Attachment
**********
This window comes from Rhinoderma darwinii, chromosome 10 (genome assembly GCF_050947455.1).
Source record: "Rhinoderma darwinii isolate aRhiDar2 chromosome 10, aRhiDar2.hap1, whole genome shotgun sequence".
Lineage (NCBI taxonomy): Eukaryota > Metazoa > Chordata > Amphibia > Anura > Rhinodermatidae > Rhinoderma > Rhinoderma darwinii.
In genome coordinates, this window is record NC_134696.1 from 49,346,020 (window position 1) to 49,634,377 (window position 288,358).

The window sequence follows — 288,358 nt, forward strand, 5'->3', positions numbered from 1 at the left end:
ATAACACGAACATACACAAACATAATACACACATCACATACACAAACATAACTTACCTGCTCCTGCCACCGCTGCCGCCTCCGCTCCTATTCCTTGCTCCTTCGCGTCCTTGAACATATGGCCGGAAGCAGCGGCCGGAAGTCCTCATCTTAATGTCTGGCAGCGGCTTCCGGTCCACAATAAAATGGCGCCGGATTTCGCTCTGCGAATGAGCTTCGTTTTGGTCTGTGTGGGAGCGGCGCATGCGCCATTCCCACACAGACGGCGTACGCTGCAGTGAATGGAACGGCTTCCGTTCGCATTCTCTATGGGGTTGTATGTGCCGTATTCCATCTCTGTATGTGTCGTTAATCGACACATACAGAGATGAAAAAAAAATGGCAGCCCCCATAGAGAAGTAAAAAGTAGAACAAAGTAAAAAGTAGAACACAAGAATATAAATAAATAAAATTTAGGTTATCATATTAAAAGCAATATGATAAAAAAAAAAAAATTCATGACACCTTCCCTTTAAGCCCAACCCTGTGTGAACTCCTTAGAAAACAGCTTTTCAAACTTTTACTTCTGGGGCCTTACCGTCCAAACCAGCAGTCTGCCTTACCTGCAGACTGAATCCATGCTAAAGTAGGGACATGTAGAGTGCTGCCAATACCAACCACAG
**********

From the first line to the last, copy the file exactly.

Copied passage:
This window comes from Rhinoderma darwinii, chromosome 10 (genome assembly GCF_050947455.1).
Source record: "Rhinoderma darwinii isolate aRhiDar2 chromosome 10, aRhiDar2.hap1, whole genome shotgun sequence".
Lineage (NCBI taxonomy): Eukaryota > Metazoa > Chordata > Amphibia > Anura > Rhinodermatidae > Rhinoderma > Rhinoderma darwinii.
In genome coordinates, this window is record NC_134696.1 from 49,346,020 (window position 1) to 49,634,377 (window position 288,358).

The window sequence follows — 288,358 nt, forward strand, 5'->3', positions numbered from 1 at the left end:
ATAACACGAACATACACAAACATAATACACACATCACATACACAAACATAACTTACCTGCTCCTGCCACCGCTGCCGCCTCCGCTCCTATTCCTTGCTCCTTCGCGTCCTTGAACATATGGCCGGAAGCAGCGGCCGGAAGTCCTCATCTTAATGTCTGGCAGCGGCTTCCGGTCCACAATAAAATGGCGCCGGATTTCGCTCTGCGAATGAGCTTCGTTTTGGTCTGTGTGGGAGCGGCGCATGCGCCATTCCCACACAGACGGCGTACGCTGCAGTGAATGGAACGGCTTCCGTTCGCATTCTCTATGGGGTTGTATGTGCCGTATTCCATCTCTGTATGTGTCGTTAATCGACACATACAGAGATGAAAAAAAAATGGCAGCCCCCATAGAGAAGTAAAAAGTAGAACAAAGTAAAAAGTAGAACACAAGAATATAAATAAATAAAATTTAGGTTATCATATTAAAAGCAATATGATAAAAAAAAAAAAATTCATGACACCTTCCCTTTAAGCCCAACCCTGTGTGAACTCCTTAGAAAACAGCTTTTCAAACTTTTACTTCTGGGGCCTTACCGTCCAAACCAGCAGTCTGCCTTACCTGCAGACTGAATCCATGCTAAAGTAGGGACATGTAGAGTGCTGCCAATACCAACCACAG